Having said that, I agree with Jim that occasionally they'll come to the sound of a rifle to check for a free meal.
So I guess as is the case with most things, the truth is somewhere in the middle.
 

BuzzH

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Apr 15, 2015
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I lived in Alaska for a few years and hunted a lot.
It is certainly wise to carry a weapon at all times because if you surprise one you're in trouble.
But for the most part I saw them they acting like any other animal in the wild, if they see you or hear you they will leave.
I believe they know they can be hunted and they try to stay away from people.
It's true that dead bears don't tell tales or learn anything, but some folks shoot and them and miss … they sure do learn from that.

Having said that, I agree with Jim that occasionally they'll come to the sound of a rifle to check for a free meal.
So I guess as is the case with most things, the truth is somewhere in the middle.
Totally agree its wise to pack a firearm and/or spray.

Totally disagree with the rest...ever heard people say that grizzly bears hear a gunshot and its about like ringing the dinner bell?

How would a bear know if they hear a shot and should run away or run toward the gunshot?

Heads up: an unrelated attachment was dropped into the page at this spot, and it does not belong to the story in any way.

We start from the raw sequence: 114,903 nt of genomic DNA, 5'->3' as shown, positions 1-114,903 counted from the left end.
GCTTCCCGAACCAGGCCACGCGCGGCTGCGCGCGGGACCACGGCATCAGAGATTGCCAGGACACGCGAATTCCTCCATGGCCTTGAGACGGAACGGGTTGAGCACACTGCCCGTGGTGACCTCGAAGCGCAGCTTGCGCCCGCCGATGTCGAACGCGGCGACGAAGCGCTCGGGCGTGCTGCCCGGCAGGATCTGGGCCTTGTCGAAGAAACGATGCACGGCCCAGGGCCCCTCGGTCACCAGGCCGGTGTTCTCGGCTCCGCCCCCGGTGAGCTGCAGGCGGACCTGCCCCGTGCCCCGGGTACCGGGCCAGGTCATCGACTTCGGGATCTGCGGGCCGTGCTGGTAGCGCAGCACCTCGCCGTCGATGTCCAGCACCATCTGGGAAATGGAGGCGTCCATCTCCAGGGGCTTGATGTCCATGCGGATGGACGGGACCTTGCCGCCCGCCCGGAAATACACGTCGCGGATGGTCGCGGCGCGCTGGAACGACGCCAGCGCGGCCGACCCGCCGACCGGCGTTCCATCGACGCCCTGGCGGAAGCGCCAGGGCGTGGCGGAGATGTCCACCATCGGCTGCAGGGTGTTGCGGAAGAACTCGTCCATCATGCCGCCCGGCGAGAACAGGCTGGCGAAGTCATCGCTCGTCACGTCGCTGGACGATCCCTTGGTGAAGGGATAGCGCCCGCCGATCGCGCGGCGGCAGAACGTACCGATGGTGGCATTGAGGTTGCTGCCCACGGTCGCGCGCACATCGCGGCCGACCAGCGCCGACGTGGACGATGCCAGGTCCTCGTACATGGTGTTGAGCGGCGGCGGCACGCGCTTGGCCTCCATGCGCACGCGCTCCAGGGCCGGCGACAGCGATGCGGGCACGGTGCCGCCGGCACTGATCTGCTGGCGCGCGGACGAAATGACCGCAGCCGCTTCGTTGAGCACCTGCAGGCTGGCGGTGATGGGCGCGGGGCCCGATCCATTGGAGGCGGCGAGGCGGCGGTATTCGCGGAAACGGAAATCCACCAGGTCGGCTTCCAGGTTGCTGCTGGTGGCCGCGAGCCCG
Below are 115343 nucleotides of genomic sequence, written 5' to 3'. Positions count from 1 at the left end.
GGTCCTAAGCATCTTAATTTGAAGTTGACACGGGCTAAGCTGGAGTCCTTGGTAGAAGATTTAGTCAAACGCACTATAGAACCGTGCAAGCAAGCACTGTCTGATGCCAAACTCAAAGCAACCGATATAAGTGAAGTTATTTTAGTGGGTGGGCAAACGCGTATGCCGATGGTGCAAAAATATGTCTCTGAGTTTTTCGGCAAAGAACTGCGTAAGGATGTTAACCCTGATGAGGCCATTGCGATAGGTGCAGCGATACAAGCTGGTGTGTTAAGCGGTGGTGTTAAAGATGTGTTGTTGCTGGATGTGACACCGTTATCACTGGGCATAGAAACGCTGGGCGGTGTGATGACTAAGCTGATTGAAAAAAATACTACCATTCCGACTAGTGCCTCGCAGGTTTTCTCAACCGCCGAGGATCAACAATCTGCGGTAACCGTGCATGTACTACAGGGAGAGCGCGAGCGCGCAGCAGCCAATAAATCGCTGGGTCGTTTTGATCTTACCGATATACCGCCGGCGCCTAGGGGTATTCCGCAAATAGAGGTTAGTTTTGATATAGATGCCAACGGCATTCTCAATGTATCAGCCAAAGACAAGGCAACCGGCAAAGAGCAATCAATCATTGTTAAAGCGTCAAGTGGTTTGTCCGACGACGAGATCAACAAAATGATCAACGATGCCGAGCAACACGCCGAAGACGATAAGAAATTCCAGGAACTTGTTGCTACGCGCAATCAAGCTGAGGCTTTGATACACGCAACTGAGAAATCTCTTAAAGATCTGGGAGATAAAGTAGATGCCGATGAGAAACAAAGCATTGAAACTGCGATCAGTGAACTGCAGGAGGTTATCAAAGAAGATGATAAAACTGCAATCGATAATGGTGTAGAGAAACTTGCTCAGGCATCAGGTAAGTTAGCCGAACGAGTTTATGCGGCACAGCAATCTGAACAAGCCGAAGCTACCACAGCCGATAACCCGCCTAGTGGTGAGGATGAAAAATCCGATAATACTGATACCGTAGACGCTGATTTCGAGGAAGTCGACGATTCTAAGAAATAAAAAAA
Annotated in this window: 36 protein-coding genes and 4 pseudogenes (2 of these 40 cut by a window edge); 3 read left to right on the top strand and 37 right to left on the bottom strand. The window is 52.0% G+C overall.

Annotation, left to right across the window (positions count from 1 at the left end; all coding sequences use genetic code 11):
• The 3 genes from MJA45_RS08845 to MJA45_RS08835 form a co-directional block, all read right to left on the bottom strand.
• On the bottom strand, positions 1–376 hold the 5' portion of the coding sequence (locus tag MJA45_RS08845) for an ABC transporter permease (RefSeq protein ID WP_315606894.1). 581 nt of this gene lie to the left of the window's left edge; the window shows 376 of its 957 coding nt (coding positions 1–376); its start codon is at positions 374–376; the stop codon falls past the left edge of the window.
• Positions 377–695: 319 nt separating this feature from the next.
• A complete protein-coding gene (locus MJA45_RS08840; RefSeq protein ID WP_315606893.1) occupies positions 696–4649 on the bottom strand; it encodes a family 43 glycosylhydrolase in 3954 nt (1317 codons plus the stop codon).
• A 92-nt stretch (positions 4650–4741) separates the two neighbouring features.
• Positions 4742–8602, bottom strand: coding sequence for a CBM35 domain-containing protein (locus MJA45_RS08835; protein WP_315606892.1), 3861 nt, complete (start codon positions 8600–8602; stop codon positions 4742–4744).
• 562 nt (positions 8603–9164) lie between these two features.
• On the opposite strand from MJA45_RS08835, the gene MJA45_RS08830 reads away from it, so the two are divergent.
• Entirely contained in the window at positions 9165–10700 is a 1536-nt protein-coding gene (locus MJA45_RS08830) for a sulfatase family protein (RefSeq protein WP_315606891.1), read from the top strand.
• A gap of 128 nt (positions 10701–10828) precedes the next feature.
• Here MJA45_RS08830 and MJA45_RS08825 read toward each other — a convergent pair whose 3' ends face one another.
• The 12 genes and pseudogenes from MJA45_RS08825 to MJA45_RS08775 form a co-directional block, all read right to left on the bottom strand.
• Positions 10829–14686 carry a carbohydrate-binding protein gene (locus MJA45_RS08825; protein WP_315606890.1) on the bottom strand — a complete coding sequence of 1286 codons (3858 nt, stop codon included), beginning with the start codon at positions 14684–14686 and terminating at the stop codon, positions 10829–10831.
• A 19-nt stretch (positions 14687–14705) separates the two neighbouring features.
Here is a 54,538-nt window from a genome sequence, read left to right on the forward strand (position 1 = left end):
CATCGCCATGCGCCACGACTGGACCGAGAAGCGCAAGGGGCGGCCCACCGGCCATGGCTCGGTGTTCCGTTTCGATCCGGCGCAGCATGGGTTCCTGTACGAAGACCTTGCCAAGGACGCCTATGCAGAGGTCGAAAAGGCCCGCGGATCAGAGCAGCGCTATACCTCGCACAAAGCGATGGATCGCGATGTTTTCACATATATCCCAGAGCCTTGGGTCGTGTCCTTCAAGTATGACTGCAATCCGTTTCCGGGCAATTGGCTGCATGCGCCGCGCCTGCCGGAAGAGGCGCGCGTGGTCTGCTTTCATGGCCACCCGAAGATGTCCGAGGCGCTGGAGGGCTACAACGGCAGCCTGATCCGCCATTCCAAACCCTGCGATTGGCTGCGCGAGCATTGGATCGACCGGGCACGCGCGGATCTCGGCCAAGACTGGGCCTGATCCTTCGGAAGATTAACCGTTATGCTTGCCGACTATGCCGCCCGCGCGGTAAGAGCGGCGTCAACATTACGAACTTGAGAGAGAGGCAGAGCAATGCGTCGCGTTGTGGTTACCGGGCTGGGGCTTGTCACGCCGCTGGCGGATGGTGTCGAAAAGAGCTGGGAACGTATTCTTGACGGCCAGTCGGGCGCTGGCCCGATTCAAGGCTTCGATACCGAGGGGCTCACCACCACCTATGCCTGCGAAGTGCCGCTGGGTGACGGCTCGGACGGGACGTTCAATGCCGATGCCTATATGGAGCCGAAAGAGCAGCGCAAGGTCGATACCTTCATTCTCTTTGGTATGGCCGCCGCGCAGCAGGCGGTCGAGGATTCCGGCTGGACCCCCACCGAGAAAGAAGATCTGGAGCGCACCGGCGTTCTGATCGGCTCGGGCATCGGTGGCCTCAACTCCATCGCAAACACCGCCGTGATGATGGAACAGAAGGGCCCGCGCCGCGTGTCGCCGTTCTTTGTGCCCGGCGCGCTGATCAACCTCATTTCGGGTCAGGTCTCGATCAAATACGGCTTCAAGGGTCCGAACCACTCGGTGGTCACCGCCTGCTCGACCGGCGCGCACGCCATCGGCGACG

Bottom line, hunting them isn't going to change their behavior in Wyoming. There wont be enough tags issued to make a dent...IF we get a season.

I will say, that considering the density of grizzly bears in the NW corner of Wyoming, I'm shocked there isn't more maulings and problems than there are. Same goes for AK and Canada.
 

go_deep

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Nov 30, 2014
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Totally agree its wise to pack a firearm and/or spray.

Totally disagree with the rest...ever heard people say that grizzly bears hear a gunshot and its about like ringing the dinner bell?

How would a bear know if they hear a shot and should run away or run toward the gunshot?

Bottom line, hunting them isn't going to change their behavior in Wyoming. There wont be enough tags issued to make a dent...IF we get a season.

I will say, that considering the density of grizzly bears in the NW corner of Wyoming, I'm shocked there isn't more maulings and problems than there are. Same goes for AK and Canada.

I'm honestly surprised that there isn't more bear incidents myself, shocked really when you think of all the vacationers around the NW corner that have nearly zero clue about Grizzlies.
I'm no biologist, and certainly don't spend as much time in grizzly country like others, but bears maybe actually have a lot more fear of humans than most think?

Look at all the dumb arse people managing to get ran over by bison in Yellowstone, you'd think Grizzlies would have a field day with that many clowns running around up there all summer long.
 

BuzzH

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Apr 15, 2015
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I'm honestly surprised that there isn't more bear incidents myself, shocked really when you think of all the vacationers around the NW corner that have nearly zero clue about Grizzlies.
I'm no biologist, and certainly don't spend as much time in grizzly country like others, but bears maybe actually have a lot more fear of humans than most think?

Look at all the dumb arse people managing to get ran over by bison in Yellowstone, you'd think Grizzlies would have a field day with that many clowns running around up there all summer long.